Introduction to the Thriller Face-Off:
Growing up in the 1980’s, watching one 70’s classic after another has given me a fondness for the thriller to say the least. From the paranoid political thrillers of the early 70’s to the more action orientated crime thrillers of the later 70’s, that decade had the genre nailed down tight. The classic thrillers were about real but gritty characters who uttered real but gritty dialogue. The plots were usually rooted in credible situations (even the more far fetched sinister political thrillers like The Parallax View were touching on a nation’s darkest suspicions about the world they were then living in) and the tension played on that fact. There was an implicit trust in screen-writing and time was given for the plot and characters to work their magic. The thrills were an organic result of watching real characters find a way through (or not) believable circumstances. There were no unreal heroics, no countries or even planets to save, no impossibly good looking women falling unrealistically for the hero as he (let’s face it, it was usually a guy) went about his business. This was good enough for the action genre which was about to emerge in the next decade because the action genre was build around different conventions to the thriller. It tapped different things in the mind of the audience.
Unfortunately, modern film-makers (more likely producers) have forgotten all this and have completely conflated the modern notion of the thriller with the action genre of the 80’s. So gone are the real and gritty characters and their believable dilemmas. Gone is the tension and suspense that comes when everyday people use limited means to achieve their goals. In short, gone are the pure thrills of the classic thriller. Nowadays, it’s the concept that sells the film to the studio (“What country is s/he saving?”). Modern studios have lost their faith in writing. No longer can they trust that the thrills will emerge from the characters and plot, they need to see them straight away painted obviously and coarsely all over the mocked-up publicity poster.
Needless to say, all this is to explain why the Top 25 thrillers which I have selected below are largely from the 70’s and earlier. There are a few recent triumphs that smaller production companies got made (admittedly with the help of bigger studios along the way) like Michael Clayton and Argo but it’s no coincidence that these films are defined by an overt nod to 70’s cinema (very overt in the latter’s case).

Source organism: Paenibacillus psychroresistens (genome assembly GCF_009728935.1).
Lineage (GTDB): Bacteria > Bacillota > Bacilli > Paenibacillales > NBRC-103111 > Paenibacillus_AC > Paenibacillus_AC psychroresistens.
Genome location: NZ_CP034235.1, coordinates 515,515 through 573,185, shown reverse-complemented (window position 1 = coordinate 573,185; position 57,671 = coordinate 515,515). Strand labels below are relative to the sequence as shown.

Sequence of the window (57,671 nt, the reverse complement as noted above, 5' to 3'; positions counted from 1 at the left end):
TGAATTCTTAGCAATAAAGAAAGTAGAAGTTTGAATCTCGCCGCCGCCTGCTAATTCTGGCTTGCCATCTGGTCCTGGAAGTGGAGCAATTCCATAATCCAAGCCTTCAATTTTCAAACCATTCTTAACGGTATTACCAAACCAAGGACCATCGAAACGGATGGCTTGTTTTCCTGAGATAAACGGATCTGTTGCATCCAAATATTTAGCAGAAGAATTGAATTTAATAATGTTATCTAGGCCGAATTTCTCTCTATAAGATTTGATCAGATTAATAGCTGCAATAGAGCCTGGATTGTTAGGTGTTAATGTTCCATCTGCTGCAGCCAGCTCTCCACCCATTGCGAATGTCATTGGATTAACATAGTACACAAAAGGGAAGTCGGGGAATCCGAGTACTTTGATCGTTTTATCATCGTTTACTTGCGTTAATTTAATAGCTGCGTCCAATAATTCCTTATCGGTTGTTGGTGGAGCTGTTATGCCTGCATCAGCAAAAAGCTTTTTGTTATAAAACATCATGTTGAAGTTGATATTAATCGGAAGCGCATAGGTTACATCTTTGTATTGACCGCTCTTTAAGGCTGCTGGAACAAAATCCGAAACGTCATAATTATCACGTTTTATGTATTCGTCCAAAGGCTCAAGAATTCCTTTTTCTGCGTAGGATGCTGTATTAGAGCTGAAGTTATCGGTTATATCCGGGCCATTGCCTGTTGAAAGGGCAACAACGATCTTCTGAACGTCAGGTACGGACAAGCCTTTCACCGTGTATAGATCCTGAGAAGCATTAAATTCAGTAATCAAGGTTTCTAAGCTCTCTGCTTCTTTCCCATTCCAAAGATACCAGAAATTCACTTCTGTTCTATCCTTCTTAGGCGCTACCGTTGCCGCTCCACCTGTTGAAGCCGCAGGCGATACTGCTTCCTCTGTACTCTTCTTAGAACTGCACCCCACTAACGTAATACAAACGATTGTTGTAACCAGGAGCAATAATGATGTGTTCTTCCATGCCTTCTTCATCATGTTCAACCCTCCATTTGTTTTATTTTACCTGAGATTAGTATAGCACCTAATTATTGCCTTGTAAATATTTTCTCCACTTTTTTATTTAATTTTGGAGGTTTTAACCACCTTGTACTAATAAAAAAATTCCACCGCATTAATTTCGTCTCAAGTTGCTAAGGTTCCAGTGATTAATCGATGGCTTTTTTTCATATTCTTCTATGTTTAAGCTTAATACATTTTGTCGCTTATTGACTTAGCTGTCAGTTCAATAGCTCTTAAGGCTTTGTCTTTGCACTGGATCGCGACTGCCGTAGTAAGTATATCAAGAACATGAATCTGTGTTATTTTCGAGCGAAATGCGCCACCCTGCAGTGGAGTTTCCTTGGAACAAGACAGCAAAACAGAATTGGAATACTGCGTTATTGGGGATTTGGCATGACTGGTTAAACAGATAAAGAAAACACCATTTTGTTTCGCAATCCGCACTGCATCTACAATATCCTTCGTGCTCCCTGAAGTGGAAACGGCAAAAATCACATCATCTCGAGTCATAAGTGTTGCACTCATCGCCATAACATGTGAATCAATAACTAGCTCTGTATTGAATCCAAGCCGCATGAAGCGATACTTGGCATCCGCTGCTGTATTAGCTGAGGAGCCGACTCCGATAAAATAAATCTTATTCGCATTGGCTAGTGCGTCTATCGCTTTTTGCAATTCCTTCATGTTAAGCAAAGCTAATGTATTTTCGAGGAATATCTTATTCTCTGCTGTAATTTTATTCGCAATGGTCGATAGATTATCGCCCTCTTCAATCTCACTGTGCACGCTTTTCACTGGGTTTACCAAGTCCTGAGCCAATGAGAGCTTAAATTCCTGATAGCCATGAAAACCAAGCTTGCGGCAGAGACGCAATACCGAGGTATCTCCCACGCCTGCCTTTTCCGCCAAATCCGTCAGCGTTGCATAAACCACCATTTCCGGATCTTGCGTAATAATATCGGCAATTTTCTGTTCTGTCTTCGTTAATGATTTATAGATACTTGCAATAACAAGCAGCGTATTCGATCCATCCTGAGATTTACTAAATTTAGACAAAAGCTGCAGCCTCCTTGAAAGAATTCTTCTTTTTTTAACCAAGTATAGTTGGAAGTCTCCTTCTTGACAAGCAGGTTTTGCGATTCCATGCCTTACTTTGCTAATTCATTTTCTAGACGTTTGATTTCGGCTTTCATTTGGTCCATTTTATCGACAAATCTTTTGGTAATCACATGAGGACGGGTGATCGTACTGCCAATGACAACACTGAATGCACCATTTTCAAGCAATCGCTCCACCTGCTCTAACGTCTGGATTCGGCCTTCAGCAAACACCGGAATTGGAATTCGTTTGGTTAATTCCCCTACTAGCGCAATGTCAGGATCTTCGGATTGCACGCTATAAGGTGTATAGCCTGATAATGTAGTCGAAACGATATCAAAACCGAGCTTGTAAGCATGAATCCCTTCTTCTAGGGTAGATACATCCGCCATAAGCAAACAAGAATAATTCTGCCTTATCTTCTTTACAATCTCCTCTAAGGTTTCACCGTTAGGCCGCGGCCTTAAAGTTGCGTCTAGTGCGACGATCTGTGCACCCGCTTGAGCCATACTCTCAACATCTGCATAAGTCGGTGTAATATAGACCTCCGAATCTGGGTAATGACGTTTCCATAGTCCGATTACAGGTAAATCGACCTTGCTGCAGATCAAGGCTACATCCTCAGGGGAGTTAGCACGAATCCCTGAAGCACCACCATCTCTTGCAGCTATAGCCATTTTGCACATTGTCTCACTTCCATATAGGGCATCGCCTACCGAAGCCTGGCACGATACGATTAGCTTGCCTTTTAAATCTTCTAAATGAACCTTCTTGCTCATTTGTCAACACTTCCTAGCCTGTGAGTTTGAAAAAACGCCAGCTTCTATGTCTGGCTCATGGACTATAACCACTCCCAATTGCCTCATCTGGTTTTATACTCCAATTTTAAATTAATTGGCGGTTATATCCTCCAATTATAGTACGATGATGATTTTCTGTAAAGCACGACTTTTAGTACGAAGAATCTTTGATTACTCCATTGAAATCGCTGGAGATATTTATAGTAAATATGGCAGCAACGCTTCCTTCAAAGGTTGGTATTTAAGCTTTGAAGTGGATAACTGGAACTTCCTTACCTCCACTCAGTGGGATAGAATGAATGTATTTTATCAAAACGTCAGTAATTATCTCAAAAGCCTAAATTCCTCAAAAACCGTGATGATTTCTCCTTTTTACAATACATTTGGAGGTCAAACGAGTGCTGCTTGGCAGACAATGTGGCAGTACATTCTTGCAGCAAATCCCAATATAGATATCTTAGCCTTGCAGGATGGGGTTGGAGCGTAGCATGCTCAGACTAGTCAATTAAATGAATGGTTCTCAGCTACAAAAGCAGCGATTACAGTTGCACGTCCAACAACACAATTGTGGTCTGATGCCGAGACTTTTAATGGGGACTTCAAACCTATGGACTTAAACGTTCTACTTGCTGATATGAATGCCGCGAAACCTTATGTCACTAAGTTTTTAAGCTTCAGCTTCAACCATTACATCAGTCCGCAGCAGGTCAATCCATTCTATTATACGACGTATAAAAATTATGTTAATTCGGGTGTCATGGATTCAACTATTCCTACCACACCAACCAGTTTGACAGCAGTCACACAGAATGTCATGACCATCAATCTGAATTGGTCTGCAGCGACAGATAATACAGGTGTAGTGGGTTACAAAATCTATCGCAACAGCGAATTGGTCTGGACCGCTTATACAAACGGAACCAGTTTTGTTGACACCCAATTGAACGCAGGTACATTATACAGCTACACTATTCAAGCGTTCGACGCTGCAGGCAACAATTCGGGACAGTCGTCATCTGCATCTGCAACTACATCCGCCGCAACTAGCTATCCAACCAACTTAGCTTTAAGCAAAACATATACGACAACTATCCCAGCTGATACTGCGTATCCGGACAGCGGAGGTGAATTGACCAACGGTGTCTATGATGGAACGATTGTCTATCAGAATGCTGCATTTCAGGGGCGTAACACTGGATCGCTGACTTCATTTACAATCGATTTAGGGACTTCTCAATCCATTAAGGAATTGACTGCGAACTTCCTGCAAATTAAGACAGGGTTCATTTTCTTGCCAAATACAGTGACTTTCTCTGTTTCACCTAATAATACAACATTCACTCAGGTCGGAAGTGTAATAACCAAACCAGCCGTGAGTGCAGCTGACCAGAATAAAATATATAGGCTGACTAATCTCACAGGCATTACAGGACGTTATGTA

The thriller is in many ways, the most difficult genre to define. The best thrillers do exactly what it says on the tin, they thrill. But the introduction of a measure of tension and manipulating the anxiety of the audience is a key concern for most film-makers who aim to engage the audience regardless of what genre their film is classed in. So what separates an out and out thriller from say a mystery or a crime feature both of which would have to generate substantial levels of tension too? This is the issue I have wrestled with when it comes to choosing the best ever 20-30 thrillers to face off against each other.
In the end I have chosen a Top 25 films which I believe are as pure to the ideals of a thriller as you can get. Films like Breakdown, Duel, North by Northwest, No Way Out, and The Taking of Pelham 123 which are non-stop roller-coaster rides of tension and suspense. Films like All the President’s Men, The Conversation, The Lives of Others, Michael Clayton, The Parallax View, Rear Window, Rope, The Night of the Hunter, and Straw Dogs where the tension and suspense burn slowly but surely from beginning to end, peaking just once, usually at the end. And then there are the films which strike a powerful balance between those two modes. Films like Argo, Bad Day at Black Rock, Cape fear, The China Syndrome, The Lady Vanishes, The Manchurian Candidate, Marathon Man, Strangers on a Train, and Three Days of the Condor which seem to be able to present us with extended moments of quickly building suspense that are book-ended by scenes in which the underlying tension is tended to in a broader more drawn out manner.